- 10 x speakers
- 2 x laptops
- 5 x switches with 16 ports (16 * 5 = 80units)
No device will ever connect to the Internet, so there's no need for a gateway or router. All units will be connected physically to the switches. We plan for network expansion as the switches have room for 80 devices in total.
In a network like this, your plan for the IP-range could be as follows:
Save the 192.168.0.1 for the gateway if you need to add one.
Media servers and signal splitters.
Display devices (LCD screens and projectors)
For later use.
DHCP assigned IP-addresses (temporary, non-fixed).
If you need to temporarily connect a unit that does not need a fixed IP-range, you can get a temporary address assigned. This can be good to have if you expect to bring in external help from consultants or others who have their own equipment.
As you can see from the above, we have basically allocated a lot of empty IP-addresses in the “ranges” that we have defined. This allows for adding more units to the network, temporary units (if a unit fails and needs service) etc.
Let us have a look at some of the units that you will typically find in your network, such as a router, switch and firewall.
What is a router?
For most people, the router is the network device that allows communication between your network (home or professional) devices and the Internet. The router is most often connected to the infrastructure that provides Internet access through a cable. Your devices on the LAN side of the router can be connected to the router through cable or wireless. Most home networks today are wireless.
If you are building a Wide Area Network and not a Local Area Network, you will have a router at each location. The two routers connect the two LANs and you will experience the WAN as a single network.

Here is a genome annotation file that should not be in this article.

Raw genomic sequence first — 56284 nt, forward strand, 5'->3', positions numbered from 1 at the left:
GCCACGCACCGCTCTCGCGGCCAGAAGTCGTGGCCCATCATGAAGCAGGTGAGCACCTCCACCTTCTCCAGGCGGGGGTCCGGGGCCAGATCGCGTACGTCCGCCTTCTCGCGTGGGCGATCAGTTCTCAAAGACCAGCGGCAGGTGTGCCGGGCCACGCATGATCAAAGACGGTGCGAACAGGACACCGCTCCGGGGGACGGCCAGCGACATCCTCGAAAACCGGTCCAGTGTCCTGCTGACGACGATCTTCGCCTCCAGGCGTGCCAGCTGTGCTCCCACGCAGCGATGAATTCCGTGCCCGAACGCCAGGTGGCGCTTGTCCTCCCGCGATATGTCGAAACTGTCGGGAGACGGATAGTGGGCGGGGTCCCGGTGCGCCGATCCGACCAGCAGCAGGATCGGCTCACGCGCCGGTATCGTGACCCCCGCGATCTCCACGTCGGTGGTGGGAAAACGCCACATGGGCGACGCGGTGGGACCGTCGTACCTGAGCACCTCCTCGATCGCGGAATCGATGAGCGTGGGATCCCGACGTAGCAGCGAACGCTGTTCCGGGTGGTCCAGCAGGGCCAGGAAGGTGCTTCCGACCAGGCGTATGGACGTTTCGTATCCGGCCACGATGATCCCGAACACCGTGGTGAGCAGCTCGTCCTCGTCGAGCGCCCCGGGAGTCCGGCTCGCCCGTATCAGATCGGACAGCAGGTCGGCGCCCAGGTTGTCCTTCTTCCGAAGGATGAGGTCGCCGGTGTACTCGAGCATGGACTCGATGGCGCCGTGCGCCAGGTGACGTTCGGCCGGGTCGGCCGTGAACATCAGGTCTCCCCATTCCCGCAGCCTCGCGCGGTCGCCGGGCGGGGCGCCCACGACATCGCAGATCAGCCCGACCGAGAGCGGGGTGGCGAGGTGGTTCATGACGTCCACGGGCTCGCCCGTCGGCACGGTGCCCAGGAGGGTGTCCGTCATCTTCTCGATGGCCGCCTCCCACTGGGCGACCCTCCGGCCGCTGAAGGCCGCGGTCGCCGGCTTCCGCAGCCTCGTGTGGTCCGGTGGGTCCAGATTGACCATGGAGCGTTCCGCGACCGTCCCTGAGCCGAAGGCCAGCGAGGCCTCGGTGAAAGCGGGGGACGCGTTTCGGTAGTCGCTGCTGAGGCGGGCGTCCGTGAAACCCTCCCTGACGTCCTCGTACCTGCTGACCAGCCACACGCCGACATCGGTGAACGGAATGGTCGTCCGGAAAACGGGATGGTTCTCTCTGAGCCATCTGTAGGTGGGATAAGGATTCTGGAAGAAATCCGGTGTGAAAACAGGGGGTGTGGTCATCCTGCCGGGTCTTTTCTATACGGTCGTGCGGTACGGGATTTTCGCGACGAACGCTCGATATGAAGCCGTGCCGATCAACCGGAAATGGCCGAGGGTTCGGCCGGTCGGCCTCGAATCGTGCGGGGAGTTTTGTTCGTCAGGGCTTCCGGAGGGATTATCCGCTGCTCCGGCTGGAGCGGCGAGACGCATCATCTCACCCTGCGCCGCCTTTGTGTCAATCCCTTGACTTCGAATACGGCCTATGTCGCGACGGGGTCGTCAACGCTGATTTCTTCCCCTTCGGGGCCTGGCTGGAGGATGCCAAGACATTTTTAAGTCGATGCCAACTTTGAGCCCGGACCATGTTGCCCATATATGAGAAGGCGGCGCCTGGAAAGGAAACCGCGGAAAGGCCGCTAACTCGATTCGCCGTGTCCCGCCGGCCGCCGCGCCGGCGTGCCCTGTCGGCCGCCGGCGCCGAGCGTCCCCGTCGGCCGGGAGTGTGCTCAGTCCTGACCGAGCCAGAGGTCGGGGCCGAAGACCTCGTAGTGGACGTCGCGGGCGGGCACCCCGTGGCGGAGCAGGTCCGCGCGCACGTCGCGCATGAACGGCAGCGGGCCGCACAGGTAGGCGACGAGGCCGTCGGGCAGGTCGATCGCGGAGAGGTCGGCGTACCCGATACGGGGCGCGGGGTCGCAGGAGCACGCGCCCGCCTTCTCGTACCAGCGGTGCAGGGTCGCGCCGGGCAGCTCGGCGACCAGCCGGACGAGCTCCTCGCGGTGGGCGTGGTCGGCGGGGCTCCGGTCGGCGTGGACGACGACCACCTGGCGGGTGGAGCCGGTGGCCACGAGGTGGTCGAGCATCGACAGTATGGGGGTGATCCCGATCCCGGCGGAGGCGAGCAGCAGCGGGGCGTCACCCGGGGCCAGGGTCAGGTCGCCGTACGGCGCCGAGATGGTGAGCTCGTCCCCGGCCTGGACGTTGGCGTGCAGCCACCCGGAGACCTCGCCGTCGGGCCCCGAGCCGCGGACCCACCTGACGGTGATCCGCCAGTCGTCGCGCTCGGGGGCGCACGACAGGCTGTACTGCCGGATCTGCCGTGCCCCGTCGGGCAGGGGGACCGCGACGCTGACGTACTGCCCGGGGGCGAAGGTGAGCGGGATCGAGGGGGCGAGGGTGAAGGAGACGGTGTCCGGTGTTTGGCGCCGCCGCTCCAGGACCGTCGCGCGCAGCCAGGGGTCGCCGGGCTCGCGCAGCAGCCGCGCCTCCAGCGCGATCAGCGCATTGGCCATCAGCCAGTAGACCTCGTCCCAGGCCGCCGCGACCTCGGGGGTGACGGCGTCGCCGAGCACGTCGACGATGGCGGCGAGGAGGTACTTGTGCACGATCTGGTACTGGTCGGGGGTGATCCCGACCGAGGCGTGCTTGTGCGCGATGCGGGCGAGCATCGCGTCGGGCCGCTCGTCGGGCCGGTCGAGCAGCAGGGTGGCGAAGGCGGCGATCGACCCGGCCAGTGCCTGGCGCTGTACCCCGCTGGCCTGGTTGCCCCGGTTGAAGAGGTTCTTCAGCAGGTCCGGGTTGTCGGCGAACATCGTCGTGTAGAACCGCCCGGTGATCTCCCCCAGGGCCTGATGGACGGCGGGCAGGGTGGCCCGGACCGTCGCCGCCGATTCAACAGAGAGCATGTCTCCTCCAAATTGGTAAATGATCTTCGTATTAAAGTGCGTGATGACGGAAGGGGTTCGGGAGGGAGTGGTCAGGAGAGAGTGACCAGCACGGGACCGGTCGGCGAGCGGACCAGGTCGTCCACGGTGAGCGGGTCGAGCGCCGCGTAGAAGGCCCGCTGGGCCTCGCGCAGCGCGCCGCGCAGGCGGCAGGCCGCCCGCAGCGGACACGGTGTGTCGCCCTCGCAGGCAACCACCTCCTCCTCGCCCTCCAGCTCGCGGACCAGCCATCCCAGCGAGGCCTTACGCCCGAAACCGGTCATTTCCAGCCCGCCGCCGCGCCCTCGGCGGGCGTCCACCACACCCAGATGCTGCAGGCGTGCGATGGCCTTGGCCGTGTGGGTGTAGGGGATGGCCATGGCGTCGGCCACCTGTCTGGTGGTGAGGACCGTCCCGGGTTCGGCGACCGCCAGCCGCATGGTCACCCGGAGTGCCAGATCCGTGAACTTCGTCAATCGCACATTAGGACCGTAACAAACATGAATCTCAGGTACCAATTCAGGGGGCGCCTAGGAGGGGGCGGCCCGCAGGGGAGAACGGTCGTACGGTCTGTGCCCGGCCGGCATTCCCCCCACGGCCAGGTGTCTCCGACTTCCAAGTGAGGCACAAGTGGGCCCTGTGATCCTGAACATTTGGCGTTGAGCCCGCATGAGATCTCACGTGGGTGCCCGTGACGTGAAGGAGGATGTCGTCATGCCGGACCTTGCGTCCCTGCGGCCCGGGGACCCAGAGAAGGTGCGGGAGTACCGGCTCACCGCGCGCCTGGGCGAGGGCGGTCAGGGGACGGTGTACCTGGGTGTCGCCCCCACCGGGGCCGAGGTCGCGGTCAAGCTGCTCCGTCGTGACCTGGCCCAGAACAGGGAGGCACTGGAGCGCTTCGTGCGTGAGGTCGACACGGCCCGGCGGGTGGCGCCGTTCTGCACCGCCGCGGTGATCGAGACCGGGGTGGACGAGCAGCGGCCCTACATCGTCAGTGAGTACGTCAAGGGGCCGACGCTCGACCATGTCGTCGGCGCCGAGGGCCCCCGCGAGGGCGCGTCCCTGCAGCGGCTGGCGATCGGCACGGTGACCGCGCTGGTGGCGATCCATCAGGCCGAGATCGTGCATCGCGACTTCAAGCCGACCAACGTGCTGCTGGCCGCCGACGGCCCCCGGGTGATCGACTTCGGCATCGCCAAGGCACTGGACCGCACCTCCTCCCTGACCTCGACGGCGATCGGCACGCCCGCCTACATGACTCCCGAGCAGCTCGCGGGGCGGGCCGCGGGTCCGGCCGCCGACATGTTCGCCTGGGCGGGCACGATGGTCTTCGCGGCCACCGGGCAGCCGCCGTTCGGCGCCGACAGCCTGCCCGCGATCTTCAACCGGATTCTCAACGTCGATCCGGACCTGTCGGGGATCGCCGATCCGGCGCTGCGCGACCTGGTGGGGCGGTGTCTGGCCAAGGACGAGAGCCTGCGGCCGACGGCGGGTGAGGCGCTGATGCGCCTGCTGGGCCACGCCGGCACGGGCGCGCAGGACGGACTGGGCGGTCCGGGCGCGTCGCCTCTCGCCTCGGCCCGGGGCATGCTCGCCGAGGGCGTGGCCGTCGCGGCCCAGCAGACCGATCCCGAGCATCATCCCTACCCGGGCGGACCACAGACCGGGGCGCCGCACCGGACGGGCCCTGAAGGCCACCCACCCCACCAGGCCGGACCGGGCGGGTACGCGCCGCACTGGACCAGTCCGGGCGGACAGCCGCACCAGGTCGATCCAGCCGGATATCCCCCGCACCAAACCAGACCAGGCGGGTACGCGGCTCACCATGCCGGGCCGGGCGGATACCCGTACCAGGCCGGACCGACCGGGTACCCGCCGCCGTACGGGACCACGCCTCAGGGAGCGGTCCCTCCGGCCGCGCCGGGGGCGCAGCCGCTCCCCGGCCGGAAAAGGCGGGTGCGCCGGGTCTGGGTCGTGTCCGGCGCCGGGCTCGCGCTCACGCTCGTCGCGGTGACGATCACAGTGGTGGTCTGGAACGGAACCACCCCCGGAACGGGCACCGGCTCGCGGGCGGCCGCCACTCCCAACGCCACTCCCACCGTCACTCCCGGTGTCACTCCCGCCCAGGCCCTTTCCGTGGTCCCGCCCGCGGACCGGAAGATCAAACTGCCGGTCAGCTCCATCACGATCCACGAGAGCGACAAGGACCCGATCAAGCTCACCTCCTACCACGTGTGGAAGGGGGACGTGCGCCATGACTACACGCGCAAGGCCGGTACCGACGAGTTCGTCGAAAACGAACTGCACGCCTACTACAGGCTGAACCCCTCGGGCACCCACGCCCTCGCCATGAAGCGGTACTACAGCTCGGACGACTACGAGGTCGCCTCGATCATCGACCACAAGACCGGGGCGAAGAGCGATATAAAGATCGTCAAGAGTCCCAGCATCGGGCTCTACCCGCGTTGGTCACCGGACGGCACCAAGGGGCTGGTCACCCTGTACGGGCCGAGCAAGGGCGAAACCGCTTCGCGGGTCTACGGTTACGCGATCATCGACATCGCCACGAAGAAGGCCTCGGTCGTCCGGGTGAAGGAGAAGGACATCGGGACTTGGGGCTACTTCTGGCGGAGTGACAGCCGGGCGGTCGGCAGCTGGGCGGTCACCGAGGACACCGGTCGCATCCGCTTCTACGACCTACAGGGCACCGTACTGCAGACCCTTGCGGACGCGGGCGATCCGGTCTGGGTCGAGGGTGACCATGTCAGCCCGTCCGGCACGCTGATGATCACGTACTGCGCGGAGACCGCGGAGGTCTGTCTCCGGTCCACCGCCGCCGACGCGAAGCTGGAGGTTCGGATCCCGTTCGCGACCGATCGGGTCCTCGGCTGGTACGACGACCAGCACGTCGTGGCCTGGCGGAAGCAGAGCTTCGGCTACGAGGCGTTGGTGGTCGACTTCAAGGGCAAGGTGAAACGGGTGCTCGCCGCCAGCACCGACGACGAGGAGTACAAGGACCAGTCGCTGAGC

The router can assign IP-addresses to the devices as they connect (DHCP) or be configured so that the devices needs fixed IP-addresses. The latter is not very common.
The router can have several physical ports where you can connect your cabled devices. When you have a network with more devices than fit in the router, you need to add a switch to the network.
What is a SWITCH (COMPARED TO A ROUTER)?
A switch is a physical device that looks similar to the router, but has a different role in the network. It is used to create a network, and a router is used to connect different networks. A switch connect devices on the network (computers, printers, …) in a building and acts as a controller, allowing the devices to communicate efficiently (and securely).
There are basically two kinds of switches: the dumb ones (unmanaged) and the smart ones (managed).
An unmanaged switch is plug and play. It has virtually no features except to allow connected units to communicate with each other. This kind of switch is typically found in home networks and smaller office networks, where the need to manage the switch is limited.
A managed network switch is configurable and offers often higher performance, security and flexibility as well as monitoring features. A feature you find in a managed switch can be the capability to prioritize the network traffic to a specific device or service, or to build virtual LANs in the network.
What is a firewall?
A firewall is a network device that monitors network traffic (especially incoming as most threats are on the outside of your local network) and decides to allow, or block, specific traffic based on a defined set of security rules.